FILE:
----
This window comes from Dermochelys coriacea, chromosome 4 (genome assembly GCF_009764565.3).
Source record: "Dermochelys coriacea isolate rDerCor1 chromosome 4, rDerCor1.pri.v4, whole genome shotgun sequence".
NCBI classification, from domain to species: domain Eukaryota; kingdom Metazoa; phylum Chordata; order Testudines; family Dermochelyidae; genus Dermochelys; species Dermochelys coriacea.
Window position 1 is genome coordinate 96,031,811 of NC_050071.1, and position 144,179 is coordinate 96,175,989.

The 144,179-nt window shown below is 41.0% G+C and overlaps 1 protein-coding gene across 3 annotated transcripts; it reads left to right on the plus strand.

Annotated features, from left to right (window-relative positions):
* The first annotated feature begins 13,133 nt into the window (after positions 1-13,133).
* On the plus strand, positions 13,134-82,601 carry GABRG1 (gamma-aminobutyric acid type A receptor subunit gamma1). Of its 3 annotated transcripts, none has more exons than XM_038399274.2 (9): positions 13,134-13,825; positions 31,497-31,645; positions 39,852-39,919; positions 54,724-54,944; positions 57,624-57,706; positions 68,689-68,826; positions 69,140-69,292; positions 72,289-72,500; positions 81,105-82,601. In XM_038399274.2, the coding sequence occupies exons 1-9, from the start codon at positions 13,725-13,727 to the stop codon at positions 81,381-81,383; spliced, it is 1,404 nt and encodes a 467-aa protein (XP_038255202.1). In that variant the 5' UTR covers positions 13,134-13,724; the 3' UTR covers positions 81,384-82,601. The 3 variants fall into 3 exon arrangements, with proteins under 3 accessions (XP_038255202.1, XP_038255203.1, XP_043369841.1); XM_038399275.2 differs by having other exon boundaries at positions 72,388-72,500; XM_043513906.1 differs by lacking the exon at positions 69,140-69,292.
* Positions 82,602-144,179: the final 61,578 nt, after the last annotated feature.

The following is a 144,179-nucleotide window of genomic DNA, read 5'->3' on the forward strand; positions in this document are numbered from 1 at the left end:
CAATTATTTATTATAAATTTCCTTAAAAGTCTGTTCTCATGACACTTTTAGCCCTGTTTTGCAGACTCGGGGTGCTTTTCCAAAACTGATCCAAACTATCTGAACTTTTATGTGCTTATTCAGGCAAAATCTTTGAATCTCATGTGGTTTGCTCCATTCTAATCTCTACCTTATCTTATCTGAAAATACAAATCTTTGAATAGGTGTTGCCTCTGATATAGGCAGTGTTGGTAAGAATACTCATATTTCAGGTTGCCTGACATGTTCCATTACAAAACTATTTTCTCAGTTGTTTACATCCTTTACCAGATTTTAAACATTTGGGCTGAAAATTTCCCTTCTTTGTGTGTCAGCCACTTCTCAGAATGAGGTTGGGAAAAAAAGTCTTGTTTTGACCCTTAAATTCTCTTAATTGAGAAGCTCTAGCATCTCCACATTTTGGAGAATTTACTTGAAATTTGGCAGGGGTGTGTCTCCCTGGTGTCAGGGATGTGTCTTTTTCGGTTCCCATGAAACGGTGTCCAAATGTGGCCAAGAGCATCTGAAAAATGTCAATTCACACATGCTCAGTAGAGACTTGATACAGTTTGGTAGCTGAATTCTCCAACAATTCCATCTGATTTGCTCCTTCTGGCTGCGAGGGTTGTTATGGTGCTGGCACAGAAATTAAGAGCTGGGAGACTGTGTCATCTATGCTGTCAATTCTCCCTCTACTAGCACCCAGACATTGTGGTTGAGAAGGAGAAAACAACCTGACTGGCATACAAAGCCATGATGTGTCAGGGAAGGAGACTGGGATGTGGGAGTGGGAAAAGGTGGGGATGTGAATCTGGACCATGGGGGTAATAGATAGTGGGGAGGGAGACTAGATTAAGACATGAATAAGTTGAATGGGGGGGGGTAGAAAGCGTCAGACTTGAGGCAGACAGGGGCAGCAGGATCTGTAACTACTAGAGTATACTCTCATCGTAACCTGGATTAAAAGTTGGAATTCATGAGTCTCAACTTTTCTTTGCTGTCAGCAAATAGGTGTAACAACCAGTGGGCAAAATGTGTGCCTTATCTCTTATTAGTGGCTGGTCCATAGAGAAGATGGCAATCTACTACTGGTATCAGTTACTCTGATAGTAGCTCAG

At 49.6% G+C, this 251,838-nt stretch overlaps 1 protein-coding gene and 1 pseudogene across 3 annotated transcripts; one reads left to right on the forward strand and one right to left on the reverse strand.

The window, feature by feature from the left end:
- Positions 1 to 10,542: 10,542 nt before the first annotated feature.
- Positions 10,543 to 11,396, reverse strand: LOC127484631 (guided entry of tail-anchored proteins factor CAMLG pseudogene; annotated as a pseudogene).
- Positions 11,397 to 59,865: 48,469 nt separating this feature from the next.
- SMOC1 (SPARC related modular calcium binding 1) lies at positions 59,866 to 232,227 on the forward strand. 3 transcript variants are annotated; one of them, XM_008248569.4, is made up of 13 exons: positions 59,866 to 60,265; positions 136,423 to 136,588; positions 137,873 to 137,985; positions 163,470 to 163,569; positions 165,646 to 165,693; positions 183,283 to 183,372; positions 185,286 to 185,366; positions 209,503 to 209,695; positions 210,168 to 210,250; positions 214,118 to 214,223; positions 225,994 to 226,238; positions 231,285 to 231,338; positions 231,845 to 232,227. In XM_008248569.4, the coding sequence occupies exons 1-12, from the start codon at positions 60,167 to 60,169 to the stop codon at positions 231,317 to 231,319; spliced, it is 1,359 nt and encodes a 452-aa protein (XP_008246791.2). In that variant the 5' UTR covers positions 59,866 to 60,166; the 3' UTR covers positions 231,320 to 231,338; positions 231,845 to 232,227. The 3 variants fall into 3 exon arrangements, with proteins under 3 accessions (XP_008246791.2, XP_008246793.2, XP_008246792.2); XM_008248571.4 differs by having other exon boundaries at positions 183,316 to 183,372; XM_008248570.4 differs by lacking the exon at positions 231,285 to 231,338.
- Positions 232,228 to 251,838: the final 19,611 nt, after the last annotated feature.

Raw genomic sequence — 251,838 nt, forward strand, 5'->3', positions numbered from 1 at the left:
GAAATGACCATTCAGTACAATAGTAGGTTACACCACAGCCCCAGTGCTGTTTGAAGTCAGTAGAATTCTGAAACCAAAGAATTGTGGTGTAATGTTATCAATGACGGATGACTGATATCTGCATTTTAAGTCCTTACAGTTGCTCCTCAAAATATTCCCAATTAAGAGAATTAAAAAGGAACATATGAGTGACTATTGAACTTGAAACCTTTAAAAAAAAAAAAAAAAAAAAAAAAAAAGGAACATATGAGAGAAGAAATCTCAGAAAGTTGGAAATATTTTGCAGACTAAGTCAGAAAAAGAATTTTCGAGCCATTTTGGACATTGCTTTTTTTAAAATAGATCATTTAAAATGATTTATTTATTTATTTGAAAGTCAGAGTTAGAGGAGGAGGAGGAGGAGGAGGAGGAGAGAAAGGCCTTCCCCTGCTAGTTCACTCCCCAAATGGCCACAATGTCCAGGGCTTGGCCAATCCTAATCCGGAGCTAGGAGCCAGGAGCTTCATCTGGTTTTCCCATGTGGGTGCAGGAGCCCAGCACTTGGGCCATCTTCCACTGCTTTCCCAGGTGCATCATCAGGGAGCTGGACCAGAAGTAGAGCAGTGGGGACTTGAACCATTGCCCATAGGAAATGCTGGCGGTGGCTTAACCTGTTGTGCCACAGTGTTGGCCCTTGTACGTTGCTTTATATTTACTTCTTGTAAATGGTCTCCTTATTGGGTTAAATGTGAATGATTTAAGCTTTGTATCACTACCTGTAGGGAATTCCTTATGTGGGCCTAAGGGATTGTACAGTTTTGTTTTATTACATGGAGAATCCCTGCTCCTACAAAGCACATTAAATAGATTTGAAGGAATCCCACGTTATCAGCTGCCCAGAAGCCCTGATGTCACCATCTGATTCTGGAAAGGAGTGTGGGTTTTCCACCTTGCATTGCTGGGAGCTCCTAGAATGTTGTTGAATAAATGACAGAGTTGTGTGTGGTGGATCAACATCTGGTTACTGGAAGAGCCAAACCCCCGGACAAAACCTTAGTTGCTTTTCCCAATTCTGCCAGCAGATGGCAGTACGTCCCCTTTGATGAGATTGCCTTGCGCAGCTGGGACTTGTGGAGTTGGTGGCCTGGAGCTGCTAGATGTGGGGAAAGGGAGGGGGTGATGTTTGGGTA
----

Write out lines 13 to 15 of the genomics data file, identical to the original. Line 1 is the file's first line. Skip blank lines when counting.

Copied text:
The window, feature by feature from the left end:
- Positions 1 to 10,542: 10,542 nt before the first annotated feature.
- Positions 10,543 to 11,396, reverse strand: LOC127484631 (guided entry of tail-anchored proteins factor CAMLG pseudogene; annotated as a pseudogene).